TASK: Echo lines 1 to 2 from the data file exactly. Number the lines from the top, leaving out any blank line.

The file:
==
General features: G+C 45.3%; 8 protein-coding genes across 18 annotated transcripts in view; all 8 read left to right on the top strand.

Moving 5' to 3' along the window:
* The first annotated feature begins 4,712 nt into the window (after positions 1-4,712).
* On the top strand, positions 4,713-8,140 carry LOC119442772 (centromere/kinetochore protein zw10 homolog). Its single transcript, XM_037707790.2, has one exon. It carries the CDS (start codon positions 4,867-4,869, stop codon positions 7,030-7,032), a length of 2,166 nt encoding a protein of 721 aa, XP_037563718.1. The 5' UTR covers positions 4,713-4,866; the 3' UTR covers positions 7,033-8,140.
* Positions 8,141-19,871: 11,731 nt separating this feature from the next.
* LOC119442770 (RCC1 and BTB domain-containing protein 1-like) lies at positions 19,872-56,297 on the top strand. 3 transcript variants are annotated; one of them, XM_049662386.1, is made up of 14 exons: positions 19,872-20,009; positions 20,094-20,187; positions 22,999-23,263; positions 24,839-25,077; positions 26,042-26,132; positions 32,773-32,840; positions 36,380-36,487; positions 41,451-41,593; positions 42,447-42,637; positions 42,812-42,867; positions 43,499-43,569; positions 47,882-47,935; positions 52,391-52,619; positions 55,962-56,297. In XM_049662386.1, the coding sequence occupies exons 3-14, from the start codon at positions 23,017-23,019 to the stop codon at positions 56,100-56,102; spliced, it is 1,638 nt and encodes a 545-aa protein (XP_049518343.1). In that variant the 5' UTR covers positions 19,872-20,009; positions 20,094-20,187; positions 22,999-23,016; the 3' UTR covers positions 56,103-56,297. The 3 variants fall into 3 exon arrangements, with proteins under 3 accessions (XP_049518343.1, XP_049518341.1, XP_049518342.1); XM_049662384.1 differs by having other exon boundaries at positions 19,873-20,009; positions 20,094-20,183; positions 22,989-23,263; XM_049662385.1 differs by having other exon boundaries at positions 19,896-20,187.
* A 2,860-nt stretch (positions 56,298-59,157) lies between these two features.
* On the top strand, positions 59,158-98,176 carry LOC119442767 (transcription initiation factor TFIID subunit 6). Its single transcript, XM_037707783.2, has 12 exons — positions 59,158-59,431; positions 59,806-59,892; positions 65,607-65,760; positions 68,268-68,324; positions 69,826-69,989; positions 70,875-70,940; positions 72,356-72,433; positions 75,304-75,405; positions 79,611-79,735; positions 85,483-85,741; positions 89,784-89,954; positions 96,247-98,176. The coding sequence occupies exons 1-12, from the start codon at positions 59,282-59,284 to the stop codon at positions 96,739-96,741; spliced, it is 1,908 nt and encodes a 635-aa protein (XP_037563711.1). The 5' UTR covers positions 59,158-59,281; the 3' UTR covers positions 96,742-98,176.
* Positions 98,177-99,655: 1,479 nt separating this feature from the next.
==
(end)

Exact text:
General features: G+C 45.3%; 8 protein-coding genes across 18 annotated transcripts in view; all 8 read left to right on the top strand.

Moving 5' to 3' along the window: